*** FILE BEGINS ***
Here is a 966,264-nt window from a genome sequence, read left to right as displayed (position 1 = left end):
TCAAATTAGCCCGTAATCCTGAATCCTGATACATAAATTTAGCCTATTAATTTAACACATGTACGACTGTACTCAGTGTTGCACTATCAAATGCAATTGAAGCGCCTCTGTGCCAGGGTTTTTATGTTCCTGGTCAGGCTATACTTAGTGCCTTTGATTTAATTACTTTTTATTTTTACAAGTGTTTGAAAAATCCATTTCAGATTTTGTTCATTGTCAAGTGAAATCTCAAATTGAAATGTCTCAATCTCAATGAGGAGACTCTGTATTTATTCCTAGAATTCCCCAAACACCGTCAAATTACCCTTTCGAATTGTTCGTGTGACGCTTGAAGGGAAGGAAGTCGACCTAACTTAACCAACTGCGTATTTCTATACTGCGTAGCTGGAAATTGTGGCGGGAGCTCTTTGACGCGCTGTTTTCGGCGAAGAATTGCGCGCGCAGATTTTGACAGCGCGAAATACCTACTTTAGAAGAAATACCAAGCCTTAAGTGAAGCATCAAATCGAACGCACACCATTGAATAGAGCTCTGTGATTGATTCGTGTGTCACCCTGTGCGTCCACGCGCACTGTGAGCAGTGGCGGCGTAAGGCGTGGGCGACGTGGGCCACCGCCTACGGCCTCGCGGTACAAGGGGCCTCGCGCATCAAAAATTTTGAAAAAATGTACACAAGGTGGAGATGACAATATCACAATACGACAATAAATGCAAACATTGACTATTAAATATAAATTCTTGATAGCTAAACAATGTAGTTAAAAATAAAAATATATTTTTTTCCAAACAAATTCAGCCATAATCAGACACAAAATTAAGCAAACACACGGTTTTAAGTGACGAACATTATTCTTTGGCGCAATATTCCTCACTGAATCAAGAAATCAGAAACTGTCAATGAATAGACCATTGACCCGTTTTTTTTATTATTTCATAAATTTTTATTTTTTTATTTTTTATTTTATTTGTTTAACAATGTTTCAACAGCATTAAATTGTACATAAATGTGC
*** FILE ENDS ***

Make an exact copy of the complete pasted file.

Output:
Here is a 966,264-nt window from a genome sequence, read left to right as displayed (position 1 = left end):
TCAAATTAGCCCGTAATCCTGAATCCTGATACATAAATTTAGCCTATTAATTTAACACATGTACGACTGTACTCAGTGTTGCACTATCAAATGCAATTGAAGCGCCTCTGTGCCAGGGTTTTTATGTTCCTGGTCAGGCTATACTTAGTGCCTTTGATTTAATTACTTTTTATTTTTACAAGTGTTTGAAAAATCCATTTCAGATTTTGTTCATTGTCAAGTGAAATCTCAAATTGAAATGTCTCAATCTCAATGAGGAGACTCTGTATTTATTCCTAGAATTCCCCAAACACCGTCAAATTACCCTTTCGAATTGTTCGTGTGACGCTTGAAGGGAAGGAAGTCGACCTAACTTAACCAACTGCGTATTTCTATACTGCGTAGCTGGAAATTGTGGCGGGAGCTCTTTGACGCGCTGTTTTCGGCGAAGAATTGCGCGCGCAGATTTTGACAGCGCGAAATACCTACTTTAGAAGAAATACCAAGCCTTAAGTGAAGCATCAAATCGAACGCACACCATTGAATAGAGCTCTGTGATTGATTCGTGTGTCACCCTGTGCGTCCACGCGCACTGTGAGCAGTGGCGGCGTAAGGCGTGGGCGACGTGGGCCACCGCCTACGGCCTCGCGGTACAAGGGGCCTCGCGCATCAAAAATTTTGAAAAAATGTACACAAGGTGGAGATGACAATATCACAATACGACAATAAATGCAAACATTGACTATTAAATATAAATTCTTGATAGCTAAACAATGTAGTTAAAAATAAAAATATATTTTTTTCCAAACAAATTCAGCCATAATCAGACACAAAATTAAGCAAACACACGGTTTTAAGTGACGAACATTATTCTTTGGCGCAATATTCCTCACTGAATCAAGAAATCAGAAACTGTCAATGAATAGACCATTGACCCGTTTTTTTTATTATTTCATAAATTTTTATTTTTTTATTTTTTATTTTATTTGTTTAACAATGTTTCAACAGCATTAAATTGTACATAAATGTGC